From Kobe to Vienna, cities around the world celebrate the holiday season with elaborate festivals that turn their downtown into colorful and brightly-lit scenes out of a storybook. Start planning for next winter’s travels or keep reading to get into the spirit of the season by desktop traveling to these seven destinations that turn it on for the holidays.
1. Vienna, Austria
Photo by Roderick Eime, CC BY 2.0
When it comes to decking the town halls for the holidays, few cities can compete with Vienna. Austria’s capital looks downright magical and hosts more than 20 official markets with around 150 vendors selling everything from food and drinks to holiday gifts. If you’re limited on time or just want to make sure you experience the festivities to their fullest, head to the Rathausplatz, the square in front of City Hall. The Christmas Village outside of Belvedere Palace, a baroque beauty sure to be on any visitor’s itinerary, is also a must-see. Parade Court at Schönbrunn Palace hosts yet another famous market as does the one at Maria Theresa Square, or Maria-Theresien-Platz.
Photo by Eustaquio Santimano, CC BY-NC-ND 2.0
From the solar-powered trees at Gardens by the Bay to the countless skyscrapers that make up its skyline, Singapore shines all year long. It’s at its brightest, however, during the holiday season. Signs of the season can be seen throughout the city-state, but the place to head is Orchard Road, Singapore’s retail hub with plenty of high-end shopping. The nearly 1.5-mile boulevard gets draped in millions of twinkling lights, arches and bright displays. The retailers and malls along the stretch get into the spirit as well by decorating their facades to compete for the Best Dressed Building award.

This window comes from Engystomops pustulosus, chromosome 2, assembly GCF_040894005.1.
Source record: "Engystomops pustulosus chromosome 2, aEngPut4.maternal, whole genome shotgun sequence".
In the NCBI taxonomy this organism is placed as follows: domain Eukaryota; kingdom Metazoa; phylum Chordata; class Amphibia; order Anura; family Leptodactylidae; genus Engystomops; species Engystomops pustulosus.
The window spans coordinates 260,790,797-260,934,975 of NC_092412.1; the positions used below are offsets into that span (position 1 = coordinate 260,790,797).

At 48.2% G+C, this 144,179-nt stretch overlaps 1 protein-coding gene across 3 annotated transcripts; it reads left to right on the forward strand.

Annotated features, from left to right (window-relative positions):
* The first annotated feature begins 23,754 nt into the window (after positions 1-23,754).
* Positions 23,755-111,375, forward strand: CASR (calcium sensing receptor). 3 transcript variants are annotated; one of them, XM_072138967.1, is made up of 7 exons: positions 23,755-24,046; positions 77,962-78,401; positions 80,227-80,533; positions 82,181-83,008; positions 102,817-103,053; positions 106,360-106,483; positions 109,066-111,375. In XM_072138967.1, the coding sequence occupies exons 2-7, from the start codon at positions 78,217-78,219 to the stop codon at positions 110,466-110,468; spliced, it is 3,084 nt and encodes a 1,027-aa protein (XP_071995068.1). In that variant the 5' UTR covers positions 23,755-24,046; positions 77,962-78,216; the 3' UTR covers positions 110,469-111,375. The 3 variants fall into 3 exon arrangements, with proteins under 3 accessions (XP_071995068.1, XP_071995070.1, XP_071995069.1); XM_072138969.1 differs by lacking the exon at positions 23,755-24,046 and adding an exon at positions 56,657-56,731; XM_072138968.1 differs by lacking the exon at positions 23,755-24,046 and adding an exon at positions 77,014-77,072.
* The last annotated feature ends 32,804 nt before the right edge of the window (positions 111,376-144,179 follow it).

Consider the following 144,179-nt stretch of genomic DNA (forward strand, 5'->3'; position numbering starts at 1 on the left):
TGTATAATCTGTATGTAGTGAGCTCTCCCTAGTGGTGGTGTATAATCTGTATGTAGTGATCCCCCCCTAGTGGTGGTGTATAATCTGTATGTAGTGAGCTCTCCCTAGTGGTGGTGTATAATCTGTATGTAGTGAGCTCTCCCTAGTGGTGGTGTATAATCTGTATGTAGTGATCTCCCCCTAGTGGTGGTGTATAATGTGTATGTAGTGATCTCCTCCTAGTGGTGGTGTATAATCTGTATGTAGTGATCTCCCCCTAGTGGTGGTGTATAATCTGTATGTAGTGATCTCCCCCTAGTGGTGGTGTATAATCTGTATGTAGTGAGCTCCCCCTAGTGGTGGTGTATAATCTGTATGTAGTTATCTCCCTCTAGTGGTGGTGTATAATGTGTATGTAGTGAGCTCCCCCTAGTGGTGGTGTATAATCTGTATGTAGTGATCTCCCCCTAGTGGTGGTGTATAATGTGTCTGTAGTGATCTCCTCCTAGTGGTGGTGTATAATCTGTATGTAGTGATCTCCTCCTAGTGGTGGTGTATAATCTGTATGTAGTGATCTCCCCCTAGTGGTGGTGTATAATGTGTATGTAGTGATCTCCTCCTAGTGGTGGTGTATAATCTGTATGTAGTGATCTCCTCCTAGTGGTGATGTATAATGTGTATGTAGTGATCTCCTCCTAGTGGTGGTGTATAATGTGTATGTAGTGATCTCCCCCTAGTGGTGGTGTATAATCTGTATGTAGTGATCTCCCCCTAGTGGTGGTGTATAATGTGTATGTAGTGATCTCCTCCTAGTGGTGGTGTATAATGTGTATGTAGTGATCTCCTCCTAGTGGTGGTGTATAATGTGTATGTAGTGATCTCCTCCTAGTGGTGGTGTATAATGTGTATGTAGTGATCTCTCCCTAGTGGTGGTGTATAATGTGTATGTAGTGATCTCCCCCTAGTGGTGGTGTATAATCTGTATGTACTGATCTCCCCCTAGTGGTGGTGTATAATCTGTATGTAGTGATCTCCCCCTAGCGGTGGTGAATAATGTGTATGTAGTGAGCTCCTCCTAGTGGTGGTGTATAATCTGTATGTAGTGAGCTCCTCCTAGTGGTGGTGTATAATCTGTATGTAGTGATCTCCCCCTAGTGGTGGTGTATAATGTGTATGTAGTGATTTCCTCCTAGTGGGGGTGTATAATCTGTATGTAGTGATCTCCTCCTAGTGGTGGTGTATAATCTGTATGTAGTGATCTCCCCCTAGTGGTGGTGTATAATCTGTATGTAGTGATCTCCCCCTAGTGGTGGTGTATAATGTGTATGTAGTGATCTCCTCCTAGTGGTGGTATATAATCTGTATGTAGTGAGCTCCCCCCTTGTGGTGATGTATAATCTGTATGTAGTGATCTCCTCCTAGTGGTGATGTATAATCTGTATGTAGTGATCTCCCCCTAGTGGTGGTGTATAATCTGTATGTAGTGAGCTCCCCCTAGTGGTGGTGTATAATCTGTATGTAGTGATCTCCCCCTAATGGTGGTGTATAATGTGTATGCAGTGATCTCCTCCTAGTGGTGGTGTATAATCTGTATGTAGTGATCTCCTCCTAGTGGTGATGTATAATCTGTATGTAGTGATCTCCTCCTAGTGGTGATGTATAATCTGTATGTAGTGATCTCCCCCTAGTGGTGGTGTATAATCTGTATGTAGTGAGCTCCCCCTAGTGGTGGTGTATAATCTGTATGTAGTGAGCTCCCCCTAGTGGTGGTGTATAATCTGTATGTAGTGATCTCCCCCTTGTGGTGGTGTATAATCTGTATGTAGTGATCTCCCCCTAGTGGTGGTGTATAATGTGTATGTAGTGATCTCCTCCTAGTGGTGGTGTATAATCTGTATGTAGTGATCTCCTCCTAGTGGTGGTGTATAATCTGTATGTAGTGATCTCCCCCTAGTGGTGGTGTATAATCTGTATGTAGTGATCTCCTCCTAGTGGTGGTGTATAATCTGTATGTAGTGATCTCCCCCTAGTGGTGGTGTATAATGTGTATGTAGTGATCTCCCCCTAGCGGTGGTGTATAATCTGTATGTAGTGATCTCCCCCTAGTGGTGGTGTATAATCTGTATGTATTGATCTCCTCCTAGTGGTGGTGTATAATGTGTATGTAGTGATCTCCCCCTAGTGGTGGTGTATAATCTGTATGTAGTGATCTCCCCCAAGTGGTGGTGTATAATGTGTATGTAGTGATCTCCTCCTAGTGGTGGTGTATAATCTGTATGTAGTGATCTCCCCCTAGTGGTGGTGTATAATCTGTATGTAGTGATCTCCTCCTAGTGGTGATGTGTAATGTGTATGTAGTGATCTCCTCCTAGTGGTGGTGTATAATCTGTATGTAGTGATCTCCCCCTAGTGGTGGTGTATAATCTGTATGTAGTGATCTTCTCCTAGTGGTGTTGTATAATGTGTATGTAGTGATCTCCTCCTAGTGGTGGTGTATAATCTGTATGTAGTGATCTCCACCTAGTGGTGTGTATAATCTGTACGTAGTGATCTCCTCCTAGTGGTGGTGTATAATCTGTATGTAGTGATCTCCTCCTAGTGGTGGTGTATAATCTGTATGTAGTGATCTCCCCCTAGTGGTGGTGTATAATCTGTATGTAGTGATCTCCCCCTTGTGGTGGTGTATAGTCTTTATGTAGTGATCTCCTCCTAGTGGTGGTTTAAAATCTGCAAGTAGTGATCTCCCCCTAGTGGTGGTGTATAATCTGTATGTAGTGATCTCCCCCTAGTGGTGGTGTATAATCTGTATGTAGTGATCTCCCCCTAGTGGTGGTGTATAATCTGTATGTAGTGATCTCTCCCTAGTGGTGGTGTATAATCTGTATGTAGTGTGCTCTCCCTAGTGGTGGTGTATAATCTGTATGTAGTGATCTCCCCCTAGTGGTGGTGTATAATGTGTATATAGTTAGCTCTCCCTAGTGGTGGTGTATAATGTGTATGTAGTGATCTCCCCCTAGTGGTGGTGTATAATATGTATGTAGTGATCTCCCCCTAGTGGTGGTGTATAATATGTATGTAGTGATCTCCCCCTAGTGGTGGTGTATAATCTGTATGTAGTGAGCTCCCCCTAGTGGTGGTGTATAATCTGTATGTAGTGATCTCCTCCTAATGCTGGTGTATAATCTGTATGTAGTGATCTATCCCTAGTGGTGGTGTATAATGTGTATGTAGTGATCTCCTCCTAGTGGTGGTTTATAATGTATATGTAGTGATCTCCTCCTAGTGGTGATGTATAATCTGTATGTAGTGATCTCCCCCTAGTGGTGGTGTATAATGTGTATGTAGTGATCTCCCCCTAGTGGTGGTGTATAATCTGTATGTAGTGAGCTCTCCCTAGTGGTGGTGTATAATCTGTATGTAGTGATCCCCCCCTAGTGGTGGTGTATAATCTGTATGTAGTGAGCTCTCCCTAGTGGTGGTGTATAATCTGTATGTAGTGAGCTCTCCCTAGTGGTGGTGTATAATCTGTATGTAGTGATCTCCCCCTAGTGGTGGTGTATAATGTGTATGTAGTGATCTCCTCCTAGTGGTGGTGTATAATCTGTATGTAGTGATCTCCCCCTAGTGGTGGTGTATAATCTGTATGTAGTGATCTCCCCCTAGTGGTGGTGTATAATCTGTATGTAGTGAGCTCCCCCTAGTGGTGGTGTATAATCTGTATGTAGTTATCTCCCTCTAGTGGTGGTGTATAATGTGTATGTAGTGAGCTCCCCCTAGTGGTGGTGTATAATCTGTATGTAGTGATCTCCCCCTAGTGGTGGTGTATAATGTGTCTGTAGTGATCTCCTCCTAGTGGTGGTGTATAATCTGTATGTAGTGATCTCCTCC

3. Kobe, Japan
Photo by jpellgen, CC BY-NC-ND 2.0
The 12-day light festival that is Kobe Luminarie features more than 200,000 lights that come together to form massive displays and tunnels that attract millions of visitors from around the world each December. The celebration started in 1995 to commemorate the nearly 6,000 lost during the 7.2-magnitude Great Hanshin earthquake earlier that year and to help bring tourism back to a city that lay in ruin.
4. Gothenburg, Sweden
Photo by la Ezwa, CC BY-NC-ND 2.0
Gothenburg, a charming city on Sweden’s west coast that has dubbed itself Christmas City, hosts several cheerful holiday celebrations, the most popular of which is arguably at Liseberg. More than five million lights and thousands of garland adorn this popular amusement park. Vendors are also there to sell crafts. Arrive along the twinkling Christmas Lane, which stretches for nearly 2 miles between the city’s harbor and the amusement park and features 40 attractions along the way. The Christmas market in the Haga district is another popular option. The main street is heavily decorated and vendors set up shop to sell their wares.
5. Toronto, Canada
Photo by Shaheen Karolia, CC BY 2.0
Every winter Toronto’s Distillery district hosts a spectacular pop-up Christmas market. The local-centric neighborhood features artisan shops selling gifts for the holidays. There’s also a beer garden when you’re ready for a break from all the shopping. Be sure to also visit the market in Union Station’s Grand Hall. Local vendors are there and ready to send you home with a souvenir or a snack. Toronto’s waterfront also features several light displays from the Westin Harbour Castle Hotel to a tall ship near Amsterdam Bridge.
6. Brussels, Belgium
Photo by visitbrussels.be
Brussels puts on a charming display of holiday spirit each winter. The festivities include a giant ice skating rink at La Place de la Monnaie and a giant tree at the Grand Place, which puts on a spectacular sound and light show. The real draw are the Christmas markets that pop up around Belgium’s capital. Various chalets set up along the participating streets and sell themed delicacies from Switzerland, Quebec, and of course Belgium.
7. Medellín, Colombia
Photo by Augusto Serna, CC BY-NC-ND 2.0
Every year Medellín, Colombia hosts what is known locally as El Alumbrado, or The Lighting. For around 45 days, tens of millions of lights are hung throughout the city, traditionally along the Medellín River and more than 100 other locations. Each winter the festival picks a theme for the decorations and displays to follow. This year’s festival aims to capture Carnival.
Top photo: 8 Kome, CC BY-NC-ND 2.0
Paste Travel’s Bucket List columnist Lauren Kilberg is a Chicago-based freelance writer. Her travels have found her camping near the Pakistani border of India and conquering volcanoes in the Philippines.